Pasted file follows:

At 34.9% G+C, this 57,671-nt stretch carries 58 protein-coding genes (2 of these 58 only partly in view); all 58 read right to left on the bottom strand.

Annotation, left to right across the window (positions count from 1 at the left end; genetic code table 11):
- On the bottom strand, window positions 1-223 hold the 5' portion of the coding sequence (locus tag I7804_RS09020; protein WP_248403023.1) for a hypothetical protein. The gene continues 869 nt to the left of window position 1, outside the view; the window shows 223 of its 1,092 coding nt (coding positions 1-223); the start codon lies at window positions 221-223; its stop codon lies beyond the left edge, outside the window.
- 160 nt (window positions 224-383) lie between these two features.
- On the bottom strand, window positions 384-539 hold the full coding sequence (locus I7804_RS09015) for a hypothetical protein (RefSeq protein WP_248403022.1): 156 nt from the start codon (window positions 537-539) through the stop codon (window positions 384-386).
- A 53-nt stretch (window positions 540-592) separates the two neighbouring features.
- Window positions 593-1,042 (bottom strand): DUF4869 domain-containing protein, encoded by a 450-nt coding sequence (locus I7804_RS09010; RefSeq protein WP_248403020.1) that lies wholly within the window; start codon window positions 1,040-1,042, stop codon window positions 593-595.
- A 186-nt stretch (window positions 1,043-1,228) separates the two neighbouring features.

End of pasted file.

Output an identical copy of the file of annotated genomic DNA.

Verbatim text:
At 34.9% G+C, this 57,671-nt stretch carries 58 protein-coding genes (2 of these 58 only partly in view); all 58 read right to left on the bottom strand.

Annotation, left to right across the window (positions count from 1 at the left end; genetic code table 11):
- On the bottom strand, window positions 1-223 hold the 5' portion of the coding sequence (locus tag I7804_RS09020; protein WP_248403023.1) for a hypothetical protein. The gene continues 869 nt to the left of window position 1, outside the view; the window shows 223 of its 1,092 coding nt (coding positions 1-223); the start codon lies at window positions 221-223; its stop codon lies beyond the left edge, outside the window.
- 160 nt (window positions 224-383) lie between these two features.
- On the bottom strand, window positions 384-539 hold the full coding sequence (locus I7804_RS09015) for a hypothetical protein (RefSeq protein WP_248403022.1): 156 nt from the start codon (window positions 537-539) through the stop codon (window positions 384-386).
- A 53-nt stretch (window positions 540-592) separates the two neighbouring features.
- Window positions 593-1,042 (bottom strand): DUF4869 domain-containing protein, encoded by a 450-nt coding sequence (locus I7804_RS09010; RefSeq protein WP_248403020.1) that lies wholly within the window; start codon window positions 1,040-1,042, stop codon window positions 593-595.
- A 186-nt stretch (window positions 1,043-1,228) separates the two neighbouring features.